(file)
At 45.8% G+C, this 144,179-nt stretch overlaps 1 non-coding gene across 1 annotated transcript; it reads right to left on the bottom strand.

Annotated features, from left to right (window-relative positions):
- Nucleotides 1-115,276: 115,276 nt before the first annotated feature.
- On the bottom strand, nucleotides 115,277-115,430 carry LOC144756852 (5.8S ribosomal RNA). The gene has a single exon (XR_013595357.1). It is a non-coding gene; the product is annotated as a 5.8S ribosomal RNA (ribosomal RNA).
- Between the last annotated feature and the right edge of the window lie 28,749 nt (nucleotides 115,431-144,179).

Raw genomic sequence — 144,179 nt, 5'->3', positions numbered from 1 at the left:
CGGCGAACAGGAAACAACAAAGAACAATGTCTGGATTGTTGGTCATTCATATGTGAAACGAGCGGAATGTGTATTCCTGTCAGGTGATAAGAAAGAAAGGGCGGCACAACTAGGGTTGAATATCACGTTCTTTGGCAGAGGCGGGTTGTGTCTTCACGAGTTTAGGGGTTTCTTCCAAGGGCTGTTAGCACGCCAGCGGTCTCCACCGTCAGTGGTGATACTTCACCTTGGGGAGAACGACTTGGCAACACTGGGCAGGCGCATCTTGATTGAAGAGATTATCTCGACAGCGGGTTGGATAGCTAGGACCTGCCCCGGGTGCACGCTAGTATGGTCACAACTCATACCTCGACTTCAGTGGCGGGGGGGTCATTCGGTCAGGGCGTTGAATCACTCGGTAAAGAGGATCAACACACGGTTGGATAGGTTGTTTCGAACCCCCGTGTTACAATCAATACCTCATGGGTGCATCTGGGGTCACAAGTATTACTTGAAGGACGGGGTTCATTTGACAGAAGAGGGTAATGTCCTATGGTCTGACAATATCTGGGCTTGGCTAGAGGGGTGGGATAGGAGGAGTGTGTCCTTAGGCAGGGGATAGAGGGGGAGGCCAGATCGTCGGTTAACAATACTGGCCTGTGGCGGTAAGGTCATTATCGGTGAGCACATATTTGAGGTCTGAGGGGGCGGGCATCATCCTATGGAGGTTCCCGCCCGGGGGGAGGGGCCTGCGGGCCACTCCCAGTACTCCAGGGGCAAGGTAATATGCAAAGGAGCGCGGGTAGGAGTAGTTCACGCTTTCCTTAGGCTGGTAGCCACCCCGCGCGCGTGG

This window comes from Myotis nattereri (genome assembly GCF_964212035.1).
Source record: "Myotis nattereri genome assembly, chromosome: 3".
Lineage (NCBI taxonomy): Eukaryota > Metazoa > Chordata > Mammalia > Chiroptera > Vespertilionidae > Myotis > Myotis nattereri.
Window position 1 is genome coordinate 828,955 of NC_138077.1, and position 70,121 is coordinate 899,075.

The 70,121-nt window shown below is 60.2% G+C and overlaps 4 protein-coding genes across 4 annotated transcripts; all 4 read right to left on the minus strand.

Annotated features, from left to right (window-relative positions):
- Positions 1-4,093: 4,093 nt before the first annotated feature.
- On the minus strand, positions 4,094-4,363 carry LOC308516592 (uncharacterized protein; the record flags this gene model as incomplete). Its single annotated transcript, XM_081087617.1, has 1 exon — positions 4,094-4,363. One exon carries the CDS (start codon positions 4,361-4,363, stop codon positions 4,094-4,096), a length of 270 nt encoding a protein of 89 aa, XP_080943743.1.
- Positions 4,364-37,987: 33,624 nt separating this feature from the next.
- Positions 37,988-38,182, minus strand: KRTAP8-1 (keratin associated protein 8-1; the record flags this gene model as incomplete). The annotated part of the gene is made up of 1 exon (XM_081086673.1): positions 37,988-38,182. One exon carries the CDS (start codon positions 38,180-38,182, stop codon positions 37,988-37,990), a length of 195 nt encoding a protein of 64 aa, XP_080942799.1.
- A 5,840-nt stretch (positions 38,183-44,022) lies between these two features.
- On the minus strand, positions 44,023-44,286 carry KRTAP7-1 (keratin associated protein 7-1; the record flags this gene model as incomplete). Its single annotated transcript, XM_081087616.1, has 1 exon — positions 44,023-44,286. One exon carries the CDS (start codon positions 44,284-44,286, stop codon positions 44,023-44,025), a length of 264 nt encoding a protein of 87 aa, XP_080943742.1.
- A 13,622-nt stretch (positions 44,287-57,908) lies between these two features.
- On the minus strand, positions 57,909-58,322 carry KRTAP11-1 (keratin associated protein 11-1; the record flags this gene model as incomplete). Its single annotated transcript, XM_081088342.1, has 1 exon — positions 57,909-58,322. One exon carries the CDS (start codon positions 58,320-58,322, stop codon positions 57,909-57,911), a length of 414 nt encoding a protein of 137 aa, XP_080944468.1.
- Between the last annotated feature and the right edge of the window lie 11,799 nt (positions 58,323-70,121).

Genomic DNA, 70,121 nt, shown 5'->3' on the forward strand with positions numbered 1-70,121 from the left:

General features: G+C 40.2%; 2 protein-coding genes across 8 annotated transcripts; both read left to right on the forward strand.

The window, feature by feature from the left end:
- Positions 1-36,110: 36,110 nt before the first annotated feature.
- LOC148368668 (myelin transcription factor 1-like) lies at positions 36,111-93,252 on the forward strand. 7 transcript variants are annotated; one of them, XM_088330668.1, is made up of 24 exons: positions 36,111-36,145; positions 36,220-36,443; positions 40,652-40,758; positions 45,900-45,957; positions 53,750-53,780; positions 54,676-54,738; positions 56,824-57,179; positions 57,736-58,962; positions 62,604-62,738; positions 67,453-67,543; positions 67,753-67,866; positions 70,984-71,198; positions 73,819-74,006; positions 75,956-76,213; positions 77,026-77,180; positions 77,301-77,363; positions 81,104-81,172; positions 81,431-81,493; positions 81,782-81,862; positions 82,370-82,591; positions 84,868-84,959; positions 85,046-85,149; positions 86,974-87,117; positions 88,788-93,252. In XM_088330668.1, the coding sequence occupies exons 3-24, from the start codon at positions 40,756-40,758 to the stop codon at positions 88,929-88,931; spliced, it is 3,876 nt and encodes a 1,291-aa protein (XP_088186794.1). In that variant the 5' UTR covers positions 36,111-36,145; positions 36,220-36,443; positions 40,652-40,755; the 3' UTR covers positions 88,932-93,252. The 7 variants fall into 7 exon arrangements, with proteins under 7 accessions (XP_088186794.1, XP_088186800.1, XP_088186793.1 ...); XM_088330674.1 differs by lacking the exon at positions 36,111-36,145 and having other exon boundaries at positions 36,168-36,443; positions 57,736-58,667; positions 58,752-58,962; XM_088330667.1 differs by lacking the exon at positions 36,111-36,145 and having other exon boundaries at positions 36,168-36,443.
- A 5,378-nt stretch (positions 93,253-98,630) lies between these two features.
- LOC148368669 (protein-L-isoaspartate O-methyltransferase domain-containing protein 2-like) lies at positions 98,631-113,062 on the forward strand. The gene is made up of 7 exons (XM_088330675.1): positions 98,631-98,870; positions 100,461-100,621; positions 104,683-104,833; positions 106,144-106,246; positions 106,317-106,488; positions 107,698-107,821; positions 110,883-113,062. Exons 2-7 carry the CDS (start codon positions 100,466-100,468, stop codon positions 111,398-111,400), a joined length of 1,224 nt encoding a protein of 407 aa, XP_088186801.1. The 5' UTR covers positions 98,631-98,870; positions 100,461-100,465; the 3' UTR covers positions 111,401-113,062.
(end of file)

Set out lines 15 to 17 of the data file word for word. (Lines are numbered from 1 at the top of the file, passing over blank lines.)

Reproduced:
- On the minus strand, positions 4,094-4,363 carry LOC308516592 (uncharacterized protein; the record flags this gene model as incomplete). Its single annotated transcript, XM_081087617.1, has 1 exon — positions 4,094-4,363. One exon carries the CDS (start codon positions 4,361-4,363, stop codon positions 4,094-4,096), a length of 270 nt encoding a protein of 89 aa, XP_080943743.1.
- Positions 4,364-37,987: 33,624 nt separating this feature from the next.
- Positions 37,988-38,182, minus strand: KRTAP8-1 (keratin associated protein 8-1; the record flags this gene model as incomplete). The annotated part of the gene is made up of 1 exon (XM_081086673.1): positions 37,988-38,182. One exon carries the CDS (start codon positions 38,180-38,182, stop codon positions 37,988-37,990), a length of 195 nt encoding a protein of 64 aa, XP_080942799.1.